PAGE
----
I could be about to make a horrible mistake…

When I started CML nearly 24 years ago there were some basic rules that we have pretty much stuck to.
The basic concept was a chat in a pub where I was the landlord.
Members could say anything about or related to cinematography as long as they had first-hand experience of what they were saying. No”I heard it on the net” or “a friend of mine said”. Just the facts man 🙂
We would be tolerant and reply to the message and not the messenger. We lost our way a little on this when I was losing my way but we got back to this many years ago.

The final rule was no religion or politics.

This is why I’m nervous.

I’m about to break the no-politics rule on the web discussions, not on the discussion lists. The rules all apply as usual there and I will be hard enforcing them. My bar managers shillelagh will be in full use.

I’m breaking the rule on CML web discussion because I’m more and more concerned at the effect that identitarian politics is having on us all.

I am not an old white male straight English cinematographer.

I am a cinematographer.

In a time when the very existence of Cinematographers is threatened by the mediocrity of democratisation and the needs of production during the CV-19 crisis, we need to stand together.

Identitarian politics wants to split us into smaller and smaller interest groups.

Divide and conquer, a lesson through the ages.

I don’t give a shit what your race, religion, colour, sex, place of origin, sexual preferences, food allergies or any other bloody dividing line people are trying to impose.

My only questions are, are you good at your job, can you work as part of a group? and if you are unbelievably good at what you do the second question may be bypassed.

Be a cinematographer, nothing else.

Bring on the hate…

Webinars – they could be good/useful

There are an awful lot of webinars out there at the moment because of the Covid-19 lockdowns and people needing something to fill their time.

They vary from those with great content and awful tech standards and presentation to those that are slick as hell, out to grab your money and vacuous and stupid.

It’s unfortunate that some of the worlds best, and most interesting, cinematographers seem to have no idea how to light and film themselves!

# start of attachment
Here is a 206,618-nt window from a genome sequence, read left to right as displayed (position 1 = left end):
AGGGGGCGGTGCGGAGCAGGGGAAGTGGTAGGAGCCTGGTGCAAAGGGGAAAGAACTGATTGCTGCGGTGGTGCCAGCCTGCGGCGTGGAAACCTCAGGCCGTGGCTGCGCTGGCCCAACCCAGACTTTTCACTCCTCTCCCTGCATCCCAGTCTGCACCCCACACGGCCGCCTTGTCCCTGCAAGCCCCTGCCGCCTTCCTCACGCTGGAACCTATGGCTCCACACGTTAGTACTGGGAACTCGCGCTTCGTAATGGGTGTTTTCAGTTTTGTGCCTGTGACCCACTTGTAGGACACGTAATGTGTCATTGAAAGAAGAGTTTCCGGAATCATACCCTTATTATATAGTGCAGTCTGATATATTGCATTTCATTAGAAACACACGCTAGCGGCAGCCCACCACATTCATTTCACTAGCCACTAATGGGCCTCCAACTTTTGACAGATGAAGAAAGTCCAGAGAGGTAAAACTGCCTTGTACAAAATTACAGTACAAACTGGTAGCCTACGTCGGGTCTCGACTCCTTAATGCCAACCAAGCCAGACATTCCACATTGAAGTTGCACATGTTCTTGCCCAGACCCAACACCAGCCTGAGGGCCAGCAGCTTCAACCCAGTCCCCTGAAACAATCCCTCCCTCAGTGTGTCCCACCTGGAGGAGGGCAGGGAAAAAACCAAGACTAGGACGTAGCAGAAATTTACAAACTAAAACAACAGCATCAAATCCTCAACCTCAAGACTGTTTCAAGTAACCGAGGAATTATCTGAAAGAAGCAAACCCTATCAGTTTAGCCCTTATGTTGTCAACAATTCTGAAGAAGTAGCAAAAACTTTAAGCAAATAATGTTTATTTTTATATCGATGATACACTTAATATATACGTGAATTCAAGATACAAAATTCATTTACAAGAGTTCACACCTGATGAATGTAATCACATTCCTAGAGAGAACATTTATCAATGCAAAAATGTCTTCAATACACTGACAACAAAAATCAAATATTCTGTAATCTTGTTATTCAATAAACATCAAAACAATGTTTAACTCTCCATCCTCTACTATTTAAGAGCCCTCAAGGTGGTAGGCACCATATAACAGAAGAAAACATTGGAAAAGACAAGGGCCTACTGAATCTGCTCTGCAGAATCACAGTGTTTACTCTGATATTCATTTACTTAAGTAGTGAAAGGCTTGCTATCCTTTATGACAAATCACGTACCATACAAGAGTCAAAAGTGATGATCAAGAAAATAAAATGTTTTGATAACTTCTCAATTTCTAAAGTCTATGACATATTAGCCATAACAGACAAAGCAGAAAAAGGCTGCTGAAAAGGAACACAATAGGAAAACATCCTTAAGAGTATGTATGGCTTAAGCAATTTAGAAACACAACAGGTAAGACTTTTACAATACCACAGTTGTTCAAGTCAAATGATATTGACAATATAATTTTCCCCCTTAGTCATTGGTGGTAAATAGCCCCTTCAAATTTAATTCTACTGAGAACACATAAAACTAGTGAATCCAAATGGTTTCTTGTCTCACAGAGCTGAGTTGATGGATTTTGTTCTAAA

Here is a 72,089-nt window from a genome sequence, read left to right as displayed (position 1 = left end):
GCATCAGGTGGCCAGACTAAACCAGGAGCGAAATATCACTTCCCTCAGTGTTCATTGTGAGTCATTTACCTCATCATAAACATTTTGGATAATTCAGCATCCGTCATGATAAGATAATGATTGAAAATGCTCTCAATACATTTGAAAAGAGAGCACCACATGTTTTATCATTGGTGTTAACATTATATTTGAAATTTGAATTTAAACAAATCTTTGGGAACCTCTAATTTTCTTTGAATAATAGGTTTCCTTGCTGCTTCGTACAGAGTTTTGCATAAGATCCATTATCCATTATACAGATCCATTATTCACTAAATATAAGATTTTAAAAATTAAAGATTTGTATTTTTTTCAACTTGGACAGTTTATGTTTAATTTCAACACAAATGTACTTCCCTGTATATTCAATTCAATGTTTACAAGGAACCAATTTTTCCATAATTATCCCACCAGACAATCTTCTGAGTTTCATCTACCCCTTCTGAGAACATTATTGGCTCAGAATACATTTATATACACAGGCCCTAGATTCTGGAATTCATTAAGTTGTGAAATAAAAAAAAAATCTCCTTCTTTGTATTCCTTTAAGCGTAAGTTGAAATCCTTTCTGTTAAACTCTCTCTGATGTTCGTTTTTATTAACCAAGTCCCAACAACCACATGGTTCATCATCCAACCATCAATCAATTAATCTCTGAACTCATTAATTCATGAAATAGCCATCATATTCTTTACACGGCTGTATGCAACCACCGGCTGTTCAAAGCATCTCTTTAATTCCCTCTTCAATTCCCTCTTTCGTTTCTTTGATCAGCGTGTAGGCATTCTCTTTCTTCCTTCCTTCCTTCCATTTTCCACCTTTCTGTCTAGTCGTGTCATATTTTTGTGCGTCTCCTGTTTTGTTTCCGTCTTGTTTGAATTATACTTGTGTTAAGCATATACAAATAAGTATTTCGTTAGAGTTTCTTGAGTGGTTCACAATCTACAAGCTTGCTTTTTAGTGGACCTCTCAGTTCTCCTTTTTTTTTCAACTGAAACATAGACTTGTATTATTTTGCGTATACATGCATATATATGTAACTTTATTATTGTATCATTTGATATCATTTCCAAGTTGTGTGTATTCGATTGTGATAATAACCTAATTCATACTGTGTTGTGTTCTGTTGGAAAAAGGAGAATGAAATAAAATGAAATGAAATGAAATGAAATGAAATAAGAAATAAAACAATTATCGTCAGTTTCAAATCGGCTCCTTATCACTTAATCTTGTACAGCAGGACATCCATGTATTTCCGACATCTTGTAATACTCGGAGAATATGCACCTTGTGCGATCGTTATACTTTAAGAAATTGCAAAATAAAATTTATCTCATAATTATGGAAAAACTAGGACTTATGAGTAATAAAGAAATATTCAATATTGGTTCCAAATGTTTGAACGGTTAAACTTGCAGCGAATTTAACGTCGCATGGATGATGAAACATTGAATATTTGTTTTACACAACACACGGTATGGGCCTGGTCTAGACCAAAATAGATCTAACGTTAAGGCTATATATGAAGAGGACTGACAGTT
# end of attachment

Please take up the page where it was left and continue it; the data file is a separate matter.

Of course their knowledge of sound seems to be less than zero.

Some basics:-

  1. Don’t shoot with your back to a window, auto gain in a webcam will make you a featureless silhouette
  2. If your laptop has the webcam at the bottom of the screen then please put the entire laptop on a box or a pile of books. I really don’t want to look up your nose and be reminded of the dreadful nose hair ads on Facebook.
  3. You may want to think about lighting! it’s what you do for a living and if you can’t light yourself…
  4. Don’t rock back and forth like some kind of deranged chimp, I can’t believe the number of times I’ve seen people do this.
  5. Think about the sound. An echoey Dalek is not the best way to communicate. A clip on neck mic cost about $25 from Amazon, or the Logitech gaming mic is also good. It really helps if people can hear you.
  6. Don’t waffle, get to the point! I’m bored, we are all bored at the moment. We don’t need you adding to the boredom.
  7. Finally, don’t plug your company, just don’t. Some of us have had to sit through your presentations at conferences and have learned to sit at the end 0f the aisle so we can make a rapid exit as soon as you go into corporate drone mode.
    It’s so much easier just to click “leave session” and we do.

This has been a public health warning on behalf of bored camera crews everywhere.

LED V Cameras lighting test

This was a test that was provoked by my experiences with LED’s that led up to my presentations at IBC 2018 https://cinematography.net/Skin%20Tungsten%20V%20LED.html

The more I looked at this the more I wanted to see what improvements had been made in the last 2 years.

I realise that there is a large element of “we could make the lights perfect but you wouldn’t be willing to pay the cost” involved. We ask a lot of manufacturers and maybe we have been pushing them too hard on the price.